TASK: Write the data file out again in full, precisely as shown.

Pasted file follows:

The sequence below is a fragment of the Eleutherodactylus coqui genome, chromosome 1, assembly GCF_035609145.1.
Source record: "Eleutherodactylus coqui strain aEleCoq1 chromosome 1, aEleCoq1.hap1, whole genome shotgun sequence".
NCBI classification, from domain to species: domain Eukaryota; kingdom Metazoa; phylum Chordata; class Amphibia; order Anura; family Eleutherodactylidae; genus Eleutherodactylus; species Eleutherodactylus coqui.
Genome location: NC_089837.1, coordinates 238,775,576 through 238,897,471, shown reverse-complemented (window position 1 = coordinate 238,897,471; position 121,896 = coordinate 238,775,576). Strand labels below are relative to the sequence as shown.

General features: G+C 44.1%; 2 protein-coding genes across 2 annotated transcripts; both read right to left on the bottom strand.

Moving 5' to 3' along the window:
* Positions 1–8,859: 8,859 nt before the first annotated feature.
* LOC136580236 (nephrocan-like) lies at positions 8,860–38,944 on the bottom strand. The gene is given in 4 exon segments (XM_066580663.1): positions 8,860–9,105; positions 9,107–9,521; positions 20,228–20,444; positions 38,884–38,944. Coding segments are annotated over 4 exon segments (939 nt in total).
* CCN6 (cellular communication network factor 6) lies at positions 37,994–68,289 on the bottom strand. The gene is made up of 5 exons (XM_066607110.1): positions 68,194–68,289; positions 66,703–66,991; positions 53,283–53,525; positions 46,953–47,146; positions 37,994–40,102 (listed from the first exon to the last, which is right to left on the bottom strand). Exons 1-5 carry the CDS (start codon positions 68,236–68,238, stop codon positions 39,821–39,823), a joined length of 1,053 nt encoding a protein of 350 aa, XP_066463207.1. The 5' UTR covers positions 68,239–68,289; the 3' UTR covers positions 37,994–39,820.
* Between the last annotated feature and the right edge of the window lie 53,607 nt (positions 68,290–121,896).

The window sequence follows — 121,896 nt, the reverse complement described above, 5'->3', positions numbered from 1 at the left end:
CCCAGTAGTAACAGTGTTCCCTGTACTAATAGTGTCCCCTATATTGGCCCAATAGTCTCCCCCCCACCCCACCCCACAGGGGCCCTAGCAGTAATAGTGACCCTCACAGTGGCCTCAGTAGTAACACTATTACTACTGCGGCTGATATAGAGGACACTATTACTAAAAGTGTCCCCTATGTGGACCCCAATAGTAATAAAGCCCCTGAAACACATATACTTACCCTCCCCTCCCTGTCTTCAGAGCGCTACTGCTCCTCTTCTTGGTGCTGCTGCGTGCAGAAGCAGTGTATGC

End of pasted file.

The sequence below is a fragment of the Eleutherodactylus coqui genome, chromosome 1, assembly GCF_035609145.1.
Source record: "Eleutherodactylus coqui strain aEleCoq1 chromosome 1, aEleCoq1.hap1, whole genome shotgun sequence".
NCBI classification, from domain to species: domain Eukaryota; kingdom Metazoa; phylum Chordata; class Amphibia; order Anura; family Eleutherodactylidae; genus Eleutherodactylus; species Eleutherodactylus coqui.
Genome location: NC_089837.1, coordinates 238,775,576 through 238,897,471, shown reverse-complemented (window position 1 = coordinate 238,897,471; position 121,896 = coordinate 238,775,576). Strand labels below are relative to the sequence as shown.

General features: G+C 44.1%; 2 protein-coding genes across 2 annotated transcripts; both read right to left on the bottom strand.

Moving 5' to 3' along the window:
* Positions 1–8,859: 8,859 nt before the first annotated feature.
* LOC136580236 (nephrocan-like) lies at positions 8,860–38,944 on the bottom strand. The gene is given in 4 exon segments (XM_066580663.1): positions 8,860–9,105; positions 9,107–9,521; positions 20,228–20,444; positions 38,884–38,944. Coding segments are annotated over 4 exon segments (939 nt in total).
* CCN6 (cellular communication network factor 6) lies at positions 37,994–68,289 on the bottom strand. The gene is made up of 5 exons (XM_066607110.1): positions 68,194–68,289; positions 66,703–66,991; positions 53,283–53,525; positions 46,953–47,146; positions 37,994–40,102 (listed from the first exon to the last, which is right to left on the bottom strand). Exons 1-5 carry the CDS (start codon positions 68,236–68,238, stop codon positions 39,821–39,823), a joined length of 1,053 nt encoding a protein of 350 aa, XP_066463207.1. The 5' UTR covers positions 68,239–68,289; the 3' UTR covers positions 37,994–39,820.
* Between the last annotated feature and the right edge of the window lie 53,607 nt (positions 68,290–121,896).

The window sequence follows — 121,896 nt, the reverse complement described above, 5'->3', positions numbered from 1 at the left end:
CCCAGTAGTAACAGTGTTCCCTGTACTAATAGTGTCCCCTATATTGGCCCAATAGTCTCCCCCCCACCCCACCCCACAGGGGCCCTAGCAGTAATAGTGACCCTCACAGTGGCCTCAGTAGTAACACTATTACTACTGCGGCTGATATAGAGGACACTATTACTAAAAGTGTCCCCTATGTGGACCCCAATAGTAATAAAGCCCCTGAAACACATATACTTACCCTCCCCTCCCTGTCTTCAGAGCGCTACTGCTCCTCTTCTTGGTGCTGCTGCGTGCAGAAGCAGTGTATGC